NDCS. (2004, November 22). Monze Deaf Club. The project aims to establish a deaf club where 20 young deaf people will have access to training in sign language, literacy, numeracy and vocational training in either carpentry or tailoring. The club will also form a theatre and acrobatics group which will tour the area putting on shows and raising awareness of the issues confronting young deaf people as well as their potential to contribute to the community. HHI (Z) will establish links with a local bank to provide small loans to the young people and will support the development of a cooperative for purchasing materials and marketing their goods. Parents will also be involved as six times a year the youth club will bring together parents to learn sign language and discuss the needs of their deaf children.

Deaf history and current events

Miles, M. (2005). Deaf people living and communication in African histories, c. 960s - 1960s. There is strong documentary evidence that deaf or hearing impaired men and women, girls and boys, did occupy social space and took roles across the full spectrum of life throughout Africa in earlier centuries, living lives like everyone else and also having some different experiences. Traces and signs of deaf people appear in many sorts of historical document, such as travellers' accounts, legal and genealogical records, government, institutional and missionary archives, linguistic studies, literature, folklore, religious narrative, mime, dance and drama. Many of their experiences have involved severe economic poverty and adversity, stigmatising attitudes and exclusionary practices; yet this has not been the norm everywhere in Africa, and many deaf people have shown great resilience, perseverance, humour and ingenuity in their dealings and communications with the non-deaf world.


Deaf Women's Network Zambia (DWNZ) is a non-governmental organization created by Deaf women to advocate and lobby on behalf of Deaf and DeafBlind women in Zambia. DWNZ works to improve women and girls's access to medical care, education and equal employment opportunities. DWNZ has actively lobbied international development and humanitarian aid organizations to fully include Deaf women and girls in their programs. HIV/AIDS education has been an important part of the Network's focus as they have worked to have HIV/AIDS related information translated in to Zambian sign language. In addition, DWNZ provides micro-credit loans and skills training to girls and women to help them to become economically self-sufficient.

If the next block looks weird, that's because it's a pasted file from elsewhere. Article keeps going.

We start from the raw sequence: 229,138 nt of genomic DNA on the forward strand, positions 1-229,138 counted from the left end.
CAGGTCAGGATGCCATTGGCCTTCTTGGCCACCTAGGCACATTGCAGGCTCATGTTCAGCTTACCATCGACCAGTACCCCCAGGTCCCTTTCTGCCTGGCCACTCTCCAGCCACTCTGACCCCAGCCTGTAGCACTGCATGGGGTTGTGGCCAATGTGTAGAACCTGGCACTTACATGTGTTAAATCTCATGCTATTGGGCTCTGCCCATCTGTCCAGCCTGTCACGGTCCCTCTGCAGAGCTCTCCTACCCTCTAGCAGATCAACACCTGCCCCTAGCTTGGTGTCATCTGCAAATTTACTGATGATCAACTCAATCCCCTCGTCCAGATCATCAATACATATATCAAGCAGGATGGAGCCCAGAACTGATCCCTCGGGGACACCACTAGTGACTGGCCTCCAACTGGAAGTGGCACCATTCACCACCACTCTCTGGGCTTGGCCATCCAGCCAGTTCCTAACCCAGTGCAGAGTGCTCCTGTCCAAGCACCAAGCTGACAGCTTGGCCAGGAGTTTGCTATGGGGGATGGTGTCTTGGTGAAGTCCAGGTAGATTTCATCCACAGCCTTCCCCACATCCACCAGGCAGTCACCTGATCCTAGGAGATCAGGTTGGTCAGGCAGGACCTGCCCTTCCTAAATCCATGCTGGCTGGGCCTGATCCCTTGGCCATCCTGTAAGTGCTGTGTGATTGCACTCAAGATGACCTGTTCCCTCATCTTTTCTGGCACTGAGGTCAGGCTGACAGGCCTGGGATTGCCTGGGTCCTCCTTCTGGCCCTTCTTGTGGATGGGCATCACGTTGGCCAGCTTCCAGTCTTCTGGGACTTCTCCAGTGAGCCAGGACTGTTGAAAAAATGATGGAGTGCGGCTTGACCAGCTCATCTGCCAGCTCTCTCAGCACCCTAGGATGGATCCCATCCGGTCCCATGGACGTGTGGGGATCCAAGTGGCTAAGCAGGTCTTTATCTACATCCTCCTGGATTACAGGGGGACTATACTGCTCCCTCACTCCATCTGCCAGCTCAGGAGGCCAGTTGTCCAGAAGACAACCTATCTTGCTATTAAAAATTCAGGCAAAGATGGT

World Federation of the Deaf membership information: Zambia National Association of the Deaf. Contact info only.


stained glass ballCenter for International Rehabilitation Research Information and Exchange: Malawi, Tanzania, Zambia, Zimbabwe.

Zambian Sign Language

Aaltonen, Jaana: Teaching sign language - Experiences from a development cooperation project in Zambia. In: Finnish Association of the Deaf (ed): East African Sign Language Seminar. Debre Zeit, Ethiopia August 20-26, 1990. Helsinki : FAD (1992) - pp. 75-78.

International bibliography of sign language - Zambian Sign Language.

Katongo, Godfrida Prisca N.: Sign language: An investigation of Zambian Sign Language. 1987.

Mbewe, McKenzie: Sign language and the situation of the deaf in Zambia. In: Finnish Association of the Deaf (ed): East African Sign Language Seminar. Debre Zeit, Ethiopia August 20-26, 1990. Helsinki : FAD (1992) - pp. 42-45.

Sichula, Alfred B.: The use of sign language in the teaching of the deaf in Zambia. In: Finnish Association of the Deaf (ed): East African Sign Language Seminar. Debre Zeit, Ethiopia August 20-26, 1990. Helsinki : FAD (1992) - pp. 80-83.

Sign Language Research: Theoretical Issues By Ceil Lucas.

Zambian Sign Language: A language of Zambia.

Zambian Sign Language dictionaries

International bibliography of sign language - Zambian Sign Language.